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The Habs have made it to the Stanley Cup Final after an impressive series victory over Vegas.  In honour of them winning in six games, here are six thoughts on the playoffs so far plus the final round that lies ahead.

Penalty Kill

I’ve been critical of Montreal’s penalty kill during the season since, frankly, it wasn’t very good.  It was a big concern of mine heading into this series, even with Vegas scuffling on the man advantage heading in.  It almost felt like a house of cards where if they finally allowed one, it could come apart quickly.  To their credit, they made the Golden Knights’ power play look ineffective for long stretches.

This record-breaking run that they’re on right now is nothing short of phenomenal.  They’ve killed 30 straight penalties in 13 games, spanning 56:17 while scoring three shorthanded goals.  To put that in other words, they’ve played basically a whole game at 4-on-5 and just popped an empty-netter when the opposing coach pulled the goalie a little early.  That’s unheard of; it was unthinkable a month ago.

I’ll be honest, I’m still a bit worried about the penalty kill, especially if it winds up being Tampa Bay who is lethal with the man advantage and scores a lot of cross-ice goals that is one of Carey Price’s weaknesses.  But even if (when?) this run comes to an end, this has the potential to be a record that stands for a while.

No O From The D

While Montreal doesn’t have a lot of firepower from the back end beyond Shea Weber and Jeff Petry, they still managed a respectable 100 points during the 56-game regular season, good for a 1.79 point per game average.  That’s not elite but it’s far from the back of the pack either.

Heading into the playoffs, it stood to reason that they’d need offence from their defence to move on.  Yes, Shea Weber wasn’t 100% but Jeff Petry was at the time and surely they’d get something from the rest of their rearguards, right?  Of course, that didn’t happen with the team being blanked through the first five games against Toronto before coming back to life a bit against Winnipeg.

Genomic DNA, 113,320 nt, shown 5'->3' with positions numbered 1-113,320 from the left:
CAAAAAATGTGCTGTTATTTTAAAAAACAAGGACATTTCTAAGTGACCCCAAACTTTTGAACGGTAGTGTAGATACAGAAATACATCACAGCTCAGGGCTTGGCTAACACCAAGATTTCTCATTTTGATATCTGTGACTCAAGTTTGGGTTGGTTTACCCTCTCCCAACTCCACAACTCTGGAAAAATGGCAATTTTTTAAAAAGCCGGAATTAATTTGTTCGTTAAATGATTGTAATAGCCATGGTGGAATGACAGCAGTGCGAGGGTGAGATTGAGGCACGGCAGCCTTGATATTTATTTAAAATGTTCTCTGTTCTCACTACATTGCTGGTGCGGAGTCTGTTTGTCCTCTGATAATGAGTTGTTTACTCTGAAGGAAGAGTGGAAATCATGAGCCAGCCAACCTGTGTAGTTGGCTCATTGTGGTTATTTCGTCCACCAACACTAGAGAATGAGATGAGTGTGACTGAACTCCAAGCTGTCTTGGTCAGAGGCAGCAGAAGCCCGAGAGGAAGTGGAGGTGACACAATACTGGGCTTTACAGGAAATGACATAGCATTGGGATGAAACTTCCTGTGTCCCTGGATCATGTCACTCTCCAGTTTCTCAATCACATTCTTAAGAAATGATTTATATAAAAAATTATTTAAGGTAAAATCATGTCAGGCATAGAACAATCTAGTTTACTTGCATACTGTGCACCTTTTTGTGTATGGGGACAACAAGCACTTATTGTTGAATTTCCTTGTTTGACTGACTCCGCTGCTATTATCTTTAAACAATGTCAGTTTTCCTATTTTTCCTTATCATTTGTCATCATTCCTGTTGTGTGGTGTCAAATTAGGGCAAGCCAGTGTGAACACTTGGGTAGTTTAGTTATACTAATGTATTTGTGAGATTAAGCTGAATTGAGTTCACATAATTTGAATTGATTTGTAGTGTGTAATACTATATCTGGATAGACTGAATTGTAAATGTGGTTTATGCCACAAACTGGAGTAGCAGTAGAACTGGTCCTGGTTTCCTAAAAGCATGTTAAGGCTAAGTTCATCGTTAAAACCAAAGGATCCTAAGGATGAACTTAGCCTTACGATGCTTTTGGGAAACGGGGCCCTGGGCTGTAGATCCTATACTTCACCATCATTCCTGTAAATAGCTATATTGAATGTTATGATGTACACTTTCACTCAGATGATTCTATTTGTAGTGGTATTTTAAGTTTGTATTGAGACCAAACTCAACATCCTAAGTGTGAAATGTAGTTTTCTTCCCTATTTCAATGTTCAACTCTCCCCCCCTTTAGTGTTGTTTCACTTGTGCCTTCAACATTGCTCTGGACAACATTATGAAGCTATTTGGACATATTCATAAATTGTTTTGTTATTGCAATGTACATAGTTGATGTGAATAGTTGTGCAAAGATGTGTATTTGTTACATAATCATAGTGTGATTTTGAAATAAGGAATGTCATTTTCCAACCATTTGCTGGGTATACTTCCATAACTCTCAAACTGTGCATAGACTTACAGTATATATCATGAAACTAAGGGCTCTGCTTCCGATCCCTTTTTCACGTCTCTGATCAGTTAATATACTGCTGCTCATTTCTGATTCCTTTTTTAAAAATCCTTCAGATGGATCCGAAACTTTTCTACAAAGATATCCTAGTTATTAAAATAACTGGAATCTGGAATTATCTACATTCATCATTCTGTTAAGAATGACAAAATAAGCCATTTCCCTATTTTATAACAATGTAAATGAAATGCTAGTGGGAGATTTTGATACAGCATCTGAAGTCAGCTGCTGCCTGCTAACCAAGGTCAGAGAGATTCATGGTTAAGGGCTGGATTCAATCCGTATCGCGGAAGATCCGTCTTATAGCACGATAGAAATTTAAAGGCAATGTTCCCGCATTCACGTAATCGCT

Then there was the Vegas series where it went back the other way aside from four assists from Joel Edmundson.  Beyond that, the only other point was Shea Weber’s power play goal in Game 6.  That’s two out of three series where the Habs failed to average one point per game from the defence let alone the 1.79 average that they had during the regular season.

For the playoffs, Montreal has 19 points total from the back end, an average of 1.12 per game.  With Weber still banged up and now Petry as well, it’s going to be hard to ask for much more but that would go a long way towards boosting an offence that is barely averaging 2.5 goals per contest in the playoffs.

Gustafsson’s Usage

Acting interim head coach (is there an official title yet?) Luke Richardson has made it clear that the coaching staff is quite please with what Erik Gustafsson is providing.  He is supposed to be providing offence from the back end but with a goal and two assists, he isn’t really doing that.  Sure, he has strong possession stats (best on the team, even) but in spite of that, he’s averaging 9:31 per game in the playoffs and that’s with seeing PP1 minutes.

It begs the question, if they’re happy with what he’s doing, why isn’t he playing more?  If Gustafsson is doing what the coaching staff wants, shouldn’t they be rewarding him with more ice time?  I’m not saying play him 20 minutes a game but how about 12?  Their top four is going to get the lion’s share of the minutes but given his limited offensive production, power play opportunities that are few and far between, and defensive zone limitations, are they better off playing someone they can actually trust to take a shift in the second half of a game?